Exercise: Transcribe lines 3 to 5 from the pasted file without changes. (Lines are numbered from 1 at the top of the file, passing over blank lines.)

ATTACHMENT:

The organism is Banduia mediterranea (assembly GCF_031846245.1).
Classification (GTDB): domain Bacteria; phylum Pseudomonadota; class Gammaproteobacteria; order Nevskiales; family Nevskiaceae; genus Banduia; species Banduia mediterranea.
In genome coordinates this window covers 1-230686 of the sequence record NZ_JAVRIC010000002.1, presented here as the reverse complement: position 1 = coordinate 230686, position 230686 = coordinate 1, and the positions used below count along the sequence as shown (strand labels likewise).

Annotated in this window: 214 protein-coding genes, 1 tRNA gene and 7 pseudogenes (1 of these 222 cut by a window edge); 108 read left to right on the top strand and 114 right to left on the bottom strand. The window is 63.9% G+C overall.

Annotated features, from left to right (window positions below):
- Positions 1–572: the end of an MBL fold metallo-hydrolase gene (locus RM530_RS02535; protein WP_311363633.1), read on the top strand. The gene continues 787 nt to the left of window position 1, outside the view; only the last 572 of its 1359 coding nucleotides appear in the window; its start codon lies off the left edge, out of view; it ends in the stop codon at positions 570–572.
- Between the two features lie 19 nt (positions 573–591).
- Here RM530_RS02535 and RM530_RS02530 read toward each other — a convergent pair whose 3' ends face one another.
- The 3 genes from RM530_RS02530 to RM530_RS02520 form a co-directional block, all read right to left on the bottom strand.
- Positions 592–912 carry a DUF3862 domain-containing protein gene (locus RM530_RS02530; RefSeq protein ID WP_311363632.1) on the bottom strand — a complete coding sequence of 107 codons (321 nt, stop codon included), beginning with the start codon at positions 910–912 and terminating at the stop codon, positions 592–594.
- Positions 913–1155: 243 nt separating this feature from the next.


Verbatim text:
In genome coordinates this window covers 1-230686 of the sequence record NZ_JAVRIC010000002.1, presented here as the reverse complement: position 1 = coordinate 230686, position 230686 = coordinate 1, and the positions used below count along the sequence as shown (strand labels likewise).

Annotated in this window: 214 protein-coding genes, 1 tRNA gene and 7 pseudogenes (1 of these 222 cut by a window edge); 108 read left to right on the top strand and 114 right to left on the bottom strand. The window is 63.9% G+C overall.

Annotated features, from left to right (window positions below):